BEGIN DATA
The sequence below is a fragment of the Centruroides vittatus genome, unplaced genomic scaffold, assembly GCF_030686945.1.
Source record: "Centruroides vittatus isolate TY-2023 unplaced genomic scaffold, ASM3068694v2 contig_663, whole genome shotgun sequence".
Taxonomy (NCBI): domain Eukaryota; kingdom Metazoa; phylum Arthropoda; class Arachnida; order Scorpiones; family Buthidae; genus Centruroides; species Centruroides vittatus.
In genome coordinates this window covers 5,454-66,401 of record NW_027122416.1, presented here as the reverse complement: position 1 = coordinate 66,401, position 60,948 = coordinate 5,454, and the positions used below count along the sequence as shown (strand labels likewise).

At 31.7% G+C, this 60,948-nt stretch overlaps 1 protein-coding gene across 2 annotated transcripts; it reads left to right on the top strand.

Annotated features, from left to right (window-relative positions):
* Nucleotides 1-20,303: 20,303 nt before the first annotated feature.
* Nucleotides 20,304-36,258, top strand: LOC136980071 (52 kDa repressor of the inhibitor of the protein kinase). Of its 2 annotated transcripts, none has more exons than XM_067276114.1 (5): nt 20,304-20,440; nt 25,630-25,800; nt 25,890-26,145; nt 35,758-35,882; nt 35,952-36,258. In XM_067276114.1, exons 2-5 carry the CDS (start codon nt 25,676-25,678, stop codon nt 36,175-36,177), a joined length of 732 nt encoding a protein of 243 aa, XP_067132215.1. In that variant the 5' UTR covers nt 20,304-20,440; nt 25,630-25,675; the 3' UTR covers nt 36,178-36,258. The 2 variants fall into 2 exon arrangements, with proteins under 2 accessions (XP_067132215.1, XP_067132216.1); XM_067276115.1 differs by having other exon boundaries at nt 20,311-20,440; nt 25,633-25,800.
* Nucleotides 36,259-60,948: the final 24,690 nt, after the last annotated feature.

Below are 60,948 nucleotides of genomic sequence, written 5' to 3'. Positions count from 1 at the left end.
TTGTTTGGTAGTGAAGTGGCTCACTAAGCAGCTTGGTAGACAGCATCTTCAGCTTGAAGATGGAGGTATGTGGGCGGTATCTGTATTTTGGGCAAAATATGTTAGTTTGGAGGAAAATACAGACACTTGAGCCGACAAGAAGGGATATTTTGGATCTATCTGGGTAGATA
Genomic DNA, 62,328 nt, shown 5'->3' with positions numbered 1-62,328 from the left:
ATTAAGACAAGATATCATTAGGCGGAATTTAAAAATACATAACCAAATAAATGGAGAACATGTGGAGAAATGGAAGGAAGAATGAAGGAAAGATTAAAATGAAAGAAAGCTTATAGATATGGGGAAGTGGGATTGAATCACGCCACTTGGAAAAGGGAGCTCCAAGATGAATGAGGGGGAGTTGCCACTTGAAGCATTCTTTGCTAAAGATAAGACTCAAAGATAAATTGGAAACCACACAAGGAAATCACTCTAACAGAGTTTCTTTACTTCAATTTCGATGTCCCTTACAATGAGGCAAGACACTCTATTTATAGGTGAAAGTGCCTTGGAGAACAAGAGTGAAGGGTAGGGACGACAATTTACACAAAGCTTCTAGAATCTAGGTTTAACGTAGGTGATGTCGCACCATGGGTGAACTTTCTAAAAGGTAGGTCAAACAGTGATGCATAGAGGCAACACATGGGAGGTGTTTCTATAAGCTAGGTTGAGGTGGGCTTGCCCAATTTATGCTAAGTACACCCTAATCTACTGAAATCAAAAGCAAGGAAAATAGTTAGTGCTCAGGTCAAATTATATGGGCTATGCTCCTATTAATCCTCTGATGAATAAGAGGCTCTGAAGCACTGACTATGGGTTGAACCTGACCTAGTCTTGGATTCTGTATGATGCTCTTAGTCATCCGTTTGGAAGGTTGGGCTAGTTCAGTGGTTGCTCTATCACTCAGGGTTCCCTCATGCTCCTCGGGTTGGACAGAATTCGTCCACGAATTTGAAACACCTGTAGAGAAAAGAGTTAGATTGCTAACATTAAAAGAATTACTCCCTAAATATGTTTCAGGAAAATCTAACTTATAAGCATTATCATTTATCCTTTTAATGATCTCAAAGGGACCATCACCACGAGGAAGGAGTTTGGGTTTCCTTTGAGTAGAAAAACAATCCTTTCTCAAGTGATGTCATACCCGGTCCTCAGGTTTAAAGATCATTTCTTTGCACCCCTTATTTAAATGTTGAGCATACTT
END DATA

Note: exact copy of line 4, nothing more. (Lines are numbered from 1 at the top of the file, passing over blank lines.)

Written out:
In genome coordinates this window covers 5,454-66,401 of record NW_027122416.1, presented here as the reverse complement: position 1 = coordinate 66,401, position 60,948 = coordinate 5,454, and the positions used below count along the sequence as shown (strand labels likewise).